Priyanka Chopra Jonas: Not Completed Yet
She is the multi-award-winning, multi-talented actress, producer, singer and world superstar. But, here, we pull the curtain down to speak candidly about anxiety, vulnerability and the unstoppable force of change …
She doesn’t know if it was an insect, something she ate or anxiety, but one night – when Priyanka Chopra Jonas was only eight years old, having recently started boarding school – she threw up in her bed. Not wanting to disturb the peace, she lay down next to the puddle until, late at night when everyone was asleep, she came out to wash the sheets. She hung them up to dry, slept on an unmade bed, then made her bed again with damp sheets early in the morning, before anyone woke up.
It’s a surprisingly intimate snapshot of the now world famous star, infinitely glamorous and recipient of countless accolades – including Miss World in 2000, a spot on Time magazine’s 2016 list of most influential people, two National Film Awards, two People’s Choice Awards, six IIFA Awards, eight Screen Awards and the Mother Teresa Memorial Award for Social Justice, to name just one selection – but that’s one of the many that she chose to share her memories, Unfinished. As we chat about Zoom, I wonder, is pulling the curtain intimidating? Priyanka laughed in response.
“I was bored with what I read when I wasn’t open,” she says bluntly. “In the end, I think it was very healing for me. I have been a table conversation for the public for a very long time, but then the pandemic came along and I think like everyone else I felt overwhelmed, so when I started writing, it spilled out of me, and I didn’t stop.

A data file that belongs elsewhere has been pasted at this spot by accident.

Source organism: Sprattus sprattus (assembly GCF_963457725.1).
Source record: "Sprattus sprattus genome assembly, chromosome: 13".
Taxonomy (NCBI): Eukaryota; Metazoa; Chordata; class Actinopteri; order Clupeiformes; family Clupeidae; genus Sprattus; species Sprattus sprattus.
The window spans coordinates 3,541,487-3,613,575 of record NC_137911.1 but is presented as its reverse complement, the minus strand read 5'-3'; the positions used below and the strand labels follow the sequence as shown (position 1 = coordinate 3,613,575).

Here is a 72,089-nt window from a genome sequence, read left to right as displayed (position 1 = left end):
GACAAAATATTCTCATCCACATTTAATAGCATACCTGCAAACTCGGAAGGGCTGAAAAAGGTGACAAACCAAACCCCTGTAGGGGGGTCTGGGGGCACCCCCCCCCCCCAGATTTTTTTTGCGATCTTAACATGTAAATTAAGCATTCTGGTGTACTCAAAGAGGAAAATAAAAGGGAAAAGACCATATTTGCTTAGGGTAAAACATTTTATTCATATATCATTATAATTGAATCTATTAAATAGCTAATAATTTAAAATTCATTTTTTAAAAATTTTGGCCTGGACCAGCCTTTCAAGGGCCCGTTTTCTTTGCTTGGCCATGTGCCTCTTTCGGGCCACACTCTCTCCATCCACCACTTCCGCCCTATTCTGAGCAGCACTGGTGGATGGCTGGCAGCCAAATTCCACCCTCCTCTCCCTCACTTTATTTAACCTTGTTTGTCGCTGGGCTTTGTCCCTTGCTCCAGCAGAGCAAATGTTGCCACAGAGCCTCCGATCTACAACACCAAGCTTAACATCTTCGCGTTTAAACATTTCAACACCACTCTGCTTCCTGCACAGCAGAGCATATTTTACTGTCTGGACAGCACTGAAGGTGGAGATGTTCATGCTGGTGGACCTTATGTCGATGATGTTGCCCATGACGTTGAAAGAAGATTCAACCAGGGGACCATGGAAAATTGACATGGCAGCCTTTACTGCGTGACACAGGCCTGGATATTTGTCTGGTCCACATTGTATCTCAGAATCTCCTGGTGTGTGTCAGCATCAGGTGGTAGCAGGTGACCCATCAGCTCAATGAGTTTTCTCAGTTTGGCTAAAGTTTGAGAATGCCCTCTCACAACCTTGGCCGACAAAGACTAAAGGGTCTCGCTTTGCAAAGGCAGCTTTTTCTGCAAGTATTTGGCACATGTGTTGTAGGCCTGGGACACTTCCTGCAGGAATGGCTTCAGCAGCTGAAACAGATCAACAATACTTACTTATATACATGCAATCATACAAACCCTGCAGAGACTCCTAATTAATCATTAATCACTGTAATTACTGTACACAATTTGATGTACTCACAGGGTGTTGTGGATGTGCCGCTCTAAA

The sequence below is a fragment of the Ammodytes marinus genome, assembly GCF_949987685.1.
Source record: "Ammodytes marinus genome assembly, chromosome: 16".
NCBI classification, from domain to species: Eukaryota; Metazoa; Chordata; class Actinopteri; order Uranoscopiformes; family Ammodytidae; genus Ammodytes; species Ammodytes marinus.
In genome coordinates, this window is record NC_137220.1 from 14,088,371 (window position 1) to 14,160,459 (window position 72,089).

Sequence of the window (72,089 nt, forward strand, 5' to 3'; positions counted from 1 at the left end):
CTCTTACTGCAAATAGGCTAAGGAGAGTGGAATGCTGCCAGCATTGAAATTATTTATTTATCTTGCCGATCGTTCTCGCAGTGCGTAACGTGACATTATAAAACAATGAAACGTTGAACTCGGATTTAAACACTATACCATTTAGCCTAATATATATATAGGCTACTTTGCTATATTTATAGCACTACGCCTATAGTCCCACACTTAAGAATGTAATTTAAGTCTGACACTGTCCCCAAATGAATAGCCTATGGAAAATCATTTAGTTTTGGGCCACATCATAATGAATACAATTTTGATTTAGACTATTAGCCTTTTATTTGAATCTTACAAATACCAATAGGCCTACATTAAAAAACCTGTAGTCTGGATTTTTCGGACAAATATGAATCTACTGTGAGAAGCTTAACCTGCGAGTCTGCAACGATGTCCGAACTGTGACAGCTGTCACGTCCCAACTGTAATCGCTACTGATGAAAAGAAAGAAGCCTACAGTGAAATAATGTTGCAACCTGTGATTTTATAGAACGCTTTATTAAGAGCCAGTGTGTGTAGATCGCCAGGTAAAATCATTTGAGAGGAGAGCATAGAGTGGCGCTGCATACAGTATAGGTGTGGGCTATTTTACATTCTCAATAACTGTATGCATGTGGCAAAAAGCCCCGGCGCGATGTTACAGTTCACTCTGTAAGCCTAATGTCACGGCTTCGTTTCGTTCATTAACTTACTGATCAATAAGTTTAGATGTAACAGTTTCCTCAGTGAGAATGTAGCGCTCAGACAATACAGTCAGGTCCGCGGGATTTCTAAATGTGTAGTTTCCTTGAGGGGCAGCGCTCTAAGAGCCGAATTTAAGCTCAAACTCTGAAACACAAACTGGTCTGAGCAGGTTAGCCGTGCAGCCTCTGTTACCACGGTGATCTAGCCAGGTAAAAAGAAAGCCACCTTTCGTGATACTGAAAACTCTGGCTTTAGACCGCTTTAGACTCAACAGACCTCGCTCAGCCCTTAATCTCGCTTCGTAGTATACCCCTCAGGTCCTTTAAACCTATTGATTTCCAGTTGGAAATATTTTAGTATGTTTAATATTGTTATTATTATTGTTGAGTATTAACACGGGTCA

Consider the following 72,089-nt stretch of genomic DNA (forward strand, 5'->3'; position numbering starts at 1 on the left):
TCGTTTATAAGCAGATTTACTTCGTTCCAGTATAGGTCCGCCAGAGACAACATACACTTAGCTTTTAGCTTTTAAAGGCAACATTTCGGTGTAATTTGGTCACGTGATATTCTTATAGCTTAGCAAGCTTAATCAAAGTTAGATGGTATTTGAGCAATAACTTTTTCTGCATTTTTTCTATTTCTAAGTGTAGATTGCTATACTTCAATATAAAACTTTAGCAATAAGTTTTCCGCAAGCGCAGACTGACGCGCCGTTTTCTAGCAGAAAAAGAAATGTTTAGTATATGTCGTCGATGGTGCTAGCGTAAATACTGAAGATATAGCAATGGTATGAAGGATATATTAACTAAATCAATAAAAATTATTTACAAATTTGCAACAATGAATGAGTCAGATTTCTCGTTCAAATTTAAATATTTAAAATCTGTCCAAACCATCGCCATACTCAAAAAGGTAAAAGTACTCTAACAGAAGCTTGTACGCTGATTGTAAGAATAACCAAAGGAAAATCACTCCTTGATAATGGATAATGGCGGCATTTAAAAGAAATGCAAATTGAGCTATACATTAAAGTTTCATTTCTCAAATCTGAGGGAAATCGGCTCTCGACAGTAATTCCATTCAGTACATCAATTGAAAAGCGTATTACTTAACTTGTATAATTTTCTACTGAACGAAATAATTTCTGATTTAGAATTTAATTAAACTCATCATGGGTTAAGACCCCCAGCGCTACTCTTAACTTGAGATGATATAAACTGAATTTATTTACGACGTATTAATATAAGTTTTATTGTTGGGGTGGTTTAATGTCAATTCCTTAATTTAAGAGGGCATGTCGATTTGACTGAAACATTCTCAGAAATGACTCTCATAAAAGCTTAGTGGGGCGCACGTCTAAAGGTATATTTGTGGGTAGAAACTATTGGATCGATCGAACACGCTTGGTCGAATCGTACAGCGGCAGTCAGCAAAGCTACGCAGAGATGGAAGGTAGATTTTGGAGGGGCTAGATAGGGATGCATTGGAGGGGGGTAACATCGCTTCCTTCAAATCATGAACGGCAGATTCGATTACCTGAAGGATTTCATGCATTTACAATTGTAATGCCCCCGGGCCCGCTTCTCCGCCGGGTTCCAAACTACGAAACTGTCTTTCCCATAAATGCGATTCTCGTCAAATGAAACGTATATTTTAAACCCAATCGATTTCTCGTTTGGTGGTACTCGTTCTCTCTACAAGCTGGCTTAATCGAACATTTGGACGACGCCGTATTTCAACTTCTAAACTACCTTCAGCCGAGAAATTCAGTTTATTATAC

While she still doesn’t know what caused her stomach ache that night when she was eight years old, anxiety is something Priyanka has some experience with.
“If I tell someone – friends, family, therapists – about how I feel, it takes away the power of the anxiety.”
“I think we all do, don’t we? ” She thinks. “We internalize feelings, and that’s what turns into anxiety. But, over time, what I’ve learned is that if I tell someone – friends, family, therapists – about how I’m feeling, it takes away the power of the anxiety.
As she reflects on her experiences, Priyanka’s tone is calm, even, and thoughtful.
“I feel like he has a lot more control over me when I’m alone – when I choose to incubate or when I choose to face how I feel about myself, because I’m self-sufficient, self-sufficient; I’m strong, I’m tough, ”she said cheerfully, with a mixture of irony. “When I do this, it’s my pride that stirs the flame of anxiety.
“I realized that I didn’t want to be left alone in my grief,” Priyanka says. “Sadness is seductive. It’s like a warm blanket. But it ends up eating your mind and changing who you are. You become a responsibility for yourself, you cannot go out of your own way. I had anxiety, sure, but now I have the tools in my toolbox to deal with it better than when I was a kid.
Her main tool is conversation, talking to people she trusts about what’s going on inside. But it wasn’t until she was in her thirties that she was able to truly express what she was going through. As Priyanka tells me about the things she does to take care of herself (“A few hours of chatting, being able to laugh, talk about silly things – and doing silly things!”), I resume a vibrant, loving and supportive social life.
But it was not always so. While she raves about the nurturing support of her parents, when she was a young teenager, Priyanka moved to America and faced racial accusations. intimidation while in school – to the point where she had to return to India – and she notes similar experiences as an adult.
Although to a lesser extent, Priyanka recognized the trends when she returned to America to start working as an actress.